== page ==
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coefficients of the binary variables (December base) agrees with past research [Kinnucan et al. (1988)]. Two seasonal demand peaks are noted, one during the Lenten season (February/March) and another, albeit a lesser one, during August. Both parameters of the logistic relation are significant, supporting the product lifecycle specification. The advertising variable, lagged four periods, is positive and significant. The fourperiod lag indicates that it took about 4 months for the advertising campaign to "take hold" in terms of increased sales. This delay period is consistent with other studies. For example, Kinnucan (1987) found a 2month delay in the consumer response to the fluidmilk advertising campaign in Buffalo, New York.' The estimated longrun advertising elasticity of 0.0075 is consistent with other estimates. For example, a recent study by Liu et al. (1990) puts the longrun advertising elasticities for fluid milk and manufactured dairy products in the U.S., respectively, at 0.018 and 0.006. PriceMarkup Equation Estimated coefficients of the markup relation have the correct signs and in general are significant, table 4. Insignificance of the intercept term suggests processors use a simple percentage markup rather than the combination rule described by George and King (1971). The negative sign of the inventory variable is consistent with the behavioral hypothesis of price setting in which processors are assumed to adjust prices in response to feedback from the market as manifested by changes in ending inventory. The coefficient of the lagged dependent variable implies a delay of about 12 months before realizing 95 percent of the total wholesale price adjustment due to a change in processing costs. This result is consistent with the notion of price "stickiness" characteristic of imperfectly competitive markets. The longrun farmtowholesale price transmission elasticity, evaluated at data means, is 0.68. This estimate, albeit larger than the estimate of 0.29 by Kinnucan and Wineholt (1989) for the period 198083, appears reasonable given other estimates of transmission elasticities for livestock products, ranging from 0.58 to 0.77 [George and King (1971), p.62] and the decrease in the marketing margin from 56 percent of farm price during 198082 to 21 percent during 198389. The smaller marketing margin in the more recent period is consistent with the mar7Delays in the market response to advertising are consistent with the hierarchyof effect model that proposes consumers process information in a sequential manner and will not respond to the advertising message until sufficient time has elapsed for beliefs and attitude to be affected [Kinnucan and Venkateswaran (1990)]. The longer delay associated with the catfish campaign visavis the fluid milk campaign may be related to differences in media and duration of the programs.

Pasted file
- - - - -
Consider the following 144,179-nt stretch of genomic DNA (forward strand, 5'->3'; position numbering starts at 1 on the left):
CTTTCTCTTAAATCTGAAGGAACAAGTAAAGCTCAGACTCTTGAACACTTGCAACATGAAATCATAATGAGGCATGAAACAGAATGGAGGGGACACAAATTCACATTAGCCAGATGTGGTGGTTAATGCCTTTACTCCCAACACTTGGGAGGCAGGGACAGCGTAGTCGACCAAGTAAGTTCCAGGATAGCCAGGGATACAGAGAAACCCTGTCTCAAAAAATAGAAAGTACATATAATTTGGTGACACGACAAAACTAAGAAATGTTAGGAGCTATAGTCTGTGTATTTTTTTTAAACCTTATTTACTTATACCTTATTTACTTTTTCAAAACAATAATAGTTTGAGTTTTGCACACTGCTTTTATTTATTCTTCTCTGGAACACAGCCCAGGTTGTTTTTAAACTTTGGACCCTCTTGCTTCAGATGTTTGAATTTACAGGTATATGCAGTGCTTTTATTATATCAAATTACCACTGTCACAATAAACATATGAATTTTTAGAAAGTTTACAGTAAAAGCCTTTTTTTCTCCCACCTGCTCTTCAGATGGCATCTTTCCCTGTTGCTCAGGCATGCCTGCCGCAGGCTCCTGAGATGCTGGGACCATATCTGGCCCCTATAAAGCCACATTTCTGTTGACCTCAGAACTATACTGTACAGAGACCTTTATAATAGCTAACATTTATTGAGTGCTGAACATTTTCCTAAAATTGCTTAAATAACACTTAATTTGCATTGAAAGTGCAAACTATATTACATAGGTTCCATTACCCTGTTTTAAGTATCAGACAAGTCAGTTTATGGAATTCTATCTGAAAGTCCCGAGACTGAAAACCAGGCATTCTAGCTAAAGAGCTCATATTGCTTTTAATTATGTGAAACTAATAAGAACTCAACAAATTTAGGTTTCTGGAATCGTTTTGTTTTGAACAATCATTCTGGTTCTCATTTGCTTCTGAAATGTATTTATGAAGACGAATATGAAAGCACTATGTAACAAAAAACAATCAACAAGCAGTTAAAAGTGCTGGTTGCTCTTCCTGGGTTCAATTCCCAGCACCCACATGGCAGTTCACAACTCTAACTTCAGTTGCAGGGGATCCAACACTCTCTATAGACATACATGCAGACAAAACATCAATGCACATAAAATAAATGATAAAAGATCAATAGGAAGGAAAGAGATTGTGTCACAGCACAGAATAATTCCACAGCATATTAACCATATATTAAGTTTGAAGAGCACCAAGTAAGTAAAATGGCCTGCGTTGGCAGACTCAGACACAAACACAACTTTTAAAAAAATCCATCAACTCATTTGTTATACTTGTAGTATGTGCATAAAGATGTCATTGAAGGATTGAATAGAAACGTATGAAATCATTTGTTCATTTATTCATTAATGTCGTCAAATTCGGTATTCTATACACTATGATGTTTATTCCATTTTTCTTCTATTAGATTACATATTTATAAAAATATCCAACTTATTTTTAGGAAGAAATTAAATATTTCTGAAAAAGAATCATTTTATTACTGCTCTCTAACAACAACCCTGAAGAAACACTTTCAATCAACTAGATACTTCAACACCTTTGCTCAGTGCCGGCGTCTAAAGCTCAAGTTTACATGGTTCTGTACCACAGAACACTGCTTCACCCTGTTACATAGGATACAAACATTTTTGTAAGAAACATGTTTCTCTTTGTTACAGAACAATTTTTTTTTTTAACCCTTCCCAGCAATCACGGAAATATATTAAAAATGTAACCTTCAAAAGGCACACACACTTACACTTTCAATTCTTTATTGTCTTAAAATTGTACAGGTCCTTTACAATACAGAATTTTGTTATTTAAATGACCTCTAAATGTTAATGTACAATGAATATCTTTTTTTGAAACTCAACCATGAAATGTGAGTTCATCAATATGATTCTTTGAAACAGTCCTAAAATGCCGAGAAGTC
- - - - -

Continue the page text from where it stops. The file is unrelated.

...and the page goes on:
RETURNS TO CATFISH ADVERTISING AND OPTIMAL SPENDING LEVELS